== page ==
VA Lawmakers Hoping for a More Productive 2015

Dec 31, 2014
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Virginia lawmakers are bemoaning the meager work accomplished in Washington in 2014. A look at how some lawmakers fear 2015 may once again bring stiff budget cuts that would hurt the state’s economy. 

Budget Update from VA's Governor

Dec 17, 2014

Governor McAuliffe told the General Assembly’s money committees Wednesday that while they made great strides in closing the state's budget shortfall, much more needs to be done to secure Virginia's future. 

He says that's  why he will continue to implement nearly $954 million  in spending cuts over the biennium and work to advance his vision for the upcoming session.

The Governor’s budget proposals include growth initiatives and protecting transportation funding. He also aims to boost tourism, end veterans homelessness by next year, and achieve other objectives.

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Governor McAuliffe says when he addresses lawmakers about the state's budget this week, he intends to talk about his new economic development package.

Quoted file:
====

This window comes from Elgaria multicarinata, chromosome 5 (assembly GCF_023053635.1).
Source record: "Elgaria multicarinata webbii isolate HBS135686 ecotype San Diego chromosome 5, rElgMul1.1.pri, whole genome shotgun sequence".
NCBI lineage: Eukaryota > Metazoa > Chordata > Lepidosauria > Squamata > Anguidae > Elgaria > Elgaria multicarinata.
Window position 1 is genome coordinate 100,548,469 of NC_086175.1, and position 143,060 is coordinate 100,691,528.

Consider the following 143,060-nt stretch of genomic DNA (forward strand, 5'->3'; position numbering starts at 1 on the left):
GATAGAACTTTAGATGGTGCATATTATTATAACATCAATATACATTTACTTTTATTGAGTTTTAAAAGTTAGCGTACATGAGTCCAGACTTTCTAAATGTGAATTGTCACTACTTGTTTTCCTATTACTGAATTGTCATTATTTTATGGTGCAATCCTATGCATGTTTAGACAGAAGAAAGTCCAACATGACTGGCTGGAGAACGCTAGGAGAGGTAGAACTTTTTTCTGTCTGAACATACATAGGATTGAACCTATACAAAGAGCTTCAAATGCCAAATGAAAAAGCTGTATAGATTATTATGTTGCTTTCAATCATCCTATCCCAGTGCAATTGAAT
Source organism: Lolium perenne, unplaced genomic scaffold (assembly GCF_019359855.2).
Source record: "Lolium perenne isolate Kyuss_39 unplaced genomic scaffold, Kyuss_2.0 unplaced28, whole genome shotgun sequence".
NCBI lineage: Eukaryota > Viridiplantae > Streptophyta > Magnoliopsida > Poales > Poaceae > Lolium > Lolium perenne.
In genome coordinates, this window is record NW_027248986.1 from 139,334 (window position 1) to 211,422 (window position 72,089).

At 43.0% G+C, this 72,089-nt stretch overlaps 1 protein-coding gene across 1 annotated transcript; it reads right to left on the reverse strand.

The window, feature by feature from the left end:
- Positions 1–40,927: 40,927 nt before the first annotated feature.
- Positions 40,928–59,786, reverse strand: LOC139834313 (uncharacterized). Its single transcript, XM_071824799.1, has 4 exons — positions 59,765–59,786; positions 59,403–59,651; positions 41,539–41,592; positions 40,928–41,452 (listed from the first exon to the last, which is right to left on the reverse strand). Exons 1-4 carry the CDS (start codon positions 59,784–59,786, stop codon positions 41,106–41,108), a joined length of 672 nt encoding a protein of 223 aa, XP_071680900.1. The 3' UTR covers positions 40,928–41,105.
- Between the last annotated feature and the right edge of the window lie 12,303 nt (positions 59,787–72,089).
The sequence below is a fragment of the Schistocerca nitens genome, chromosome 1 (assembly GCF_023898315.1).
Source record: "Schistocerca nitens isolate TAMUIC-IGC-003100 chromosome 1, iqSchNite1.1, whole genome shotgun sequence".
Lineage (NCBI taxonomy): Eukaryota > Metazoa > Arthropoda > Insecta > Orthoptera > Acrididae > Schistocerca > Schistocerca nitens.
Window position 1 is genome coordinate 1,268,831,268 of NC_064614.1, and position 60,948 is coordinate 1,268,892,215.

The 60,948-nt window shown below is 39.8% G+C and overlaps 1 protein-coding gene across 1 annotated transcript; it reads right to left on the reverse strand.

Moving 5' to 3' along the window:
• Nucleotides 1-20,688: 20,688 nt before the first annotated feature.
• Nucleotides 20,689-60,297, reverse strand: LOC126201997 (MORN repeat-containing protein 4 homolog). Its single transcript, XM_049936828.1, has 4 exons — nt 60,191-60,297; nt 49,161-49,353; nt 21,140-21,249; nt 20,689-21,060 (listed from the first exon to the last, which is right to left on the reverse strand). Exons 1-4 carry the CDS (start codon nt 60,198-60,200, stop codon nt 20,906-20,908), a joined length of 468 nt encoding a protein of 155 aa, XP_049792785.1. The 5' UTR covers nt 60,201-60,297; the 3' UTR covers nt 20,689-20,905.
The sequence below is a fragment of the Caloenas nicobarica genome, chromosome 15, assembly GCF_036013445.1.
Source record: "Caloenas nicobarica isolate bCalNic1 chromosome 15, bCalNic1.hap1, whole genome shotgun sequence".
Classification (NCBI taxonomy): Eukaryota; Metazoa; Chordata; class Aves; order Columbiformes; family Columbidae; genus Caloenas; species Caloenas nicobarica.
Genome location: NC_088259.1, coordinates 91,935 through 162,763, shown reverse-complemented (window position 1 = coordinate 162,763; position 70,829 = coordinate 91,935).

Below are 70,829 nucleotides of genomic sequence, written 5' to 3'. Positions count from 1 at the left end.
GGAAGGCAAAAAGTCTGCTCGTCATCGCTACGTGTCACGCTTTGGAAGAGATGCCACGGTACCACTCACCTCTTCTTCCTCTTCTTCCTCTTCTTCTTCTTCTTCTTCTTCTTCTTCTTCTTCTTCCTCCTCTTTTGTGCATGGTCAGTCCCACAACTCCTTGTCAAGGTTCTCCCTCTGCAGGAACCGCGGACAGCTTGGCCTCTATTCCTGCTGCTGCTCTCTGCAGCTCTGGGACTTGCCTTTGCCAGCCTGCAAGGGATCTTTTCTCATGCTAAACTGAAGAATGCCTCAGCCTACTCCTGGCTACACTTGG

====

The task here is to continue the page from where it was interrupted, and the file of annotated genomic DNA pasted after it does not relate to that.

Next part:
His initiative includes legislative proposals that the governor says are necessary to reduce the Commonwealth’s reliance on federal dollars.

Governor McAuliffe and General Assembly leaders have struck a deal to cut the state budget to cover an unexpected $2.4-billion revenue shortfall. 

The agreement taps the state’s Rainy Day Fund, while closing a $346-million  gap this fiscal year, and $536-million the next. The Governor stressed the bipartisan nature of the accord—flanked by GOP state lawmakers and the Democratic co-chair of the Senate Finance Committee.

Following the Rules on 'Franked' Mail

Sep 8, 2014

Watchdog groups say Virginia lawmakers are blurring the line between their campaigns and official duties as representatives.

To see what lawmakers send voters with your tax dollars you have to go to the basement of a House office building. Photos are banned. Only black and white copies leave the sparse room. The privilege of elected office is dubbed franked mail – even though lawmakers now use it to buy Facebook, Twitter and Google ads. Lawmakers are alerted each time a reporter, researcher or political opponent asks to see what they’ve sent voters.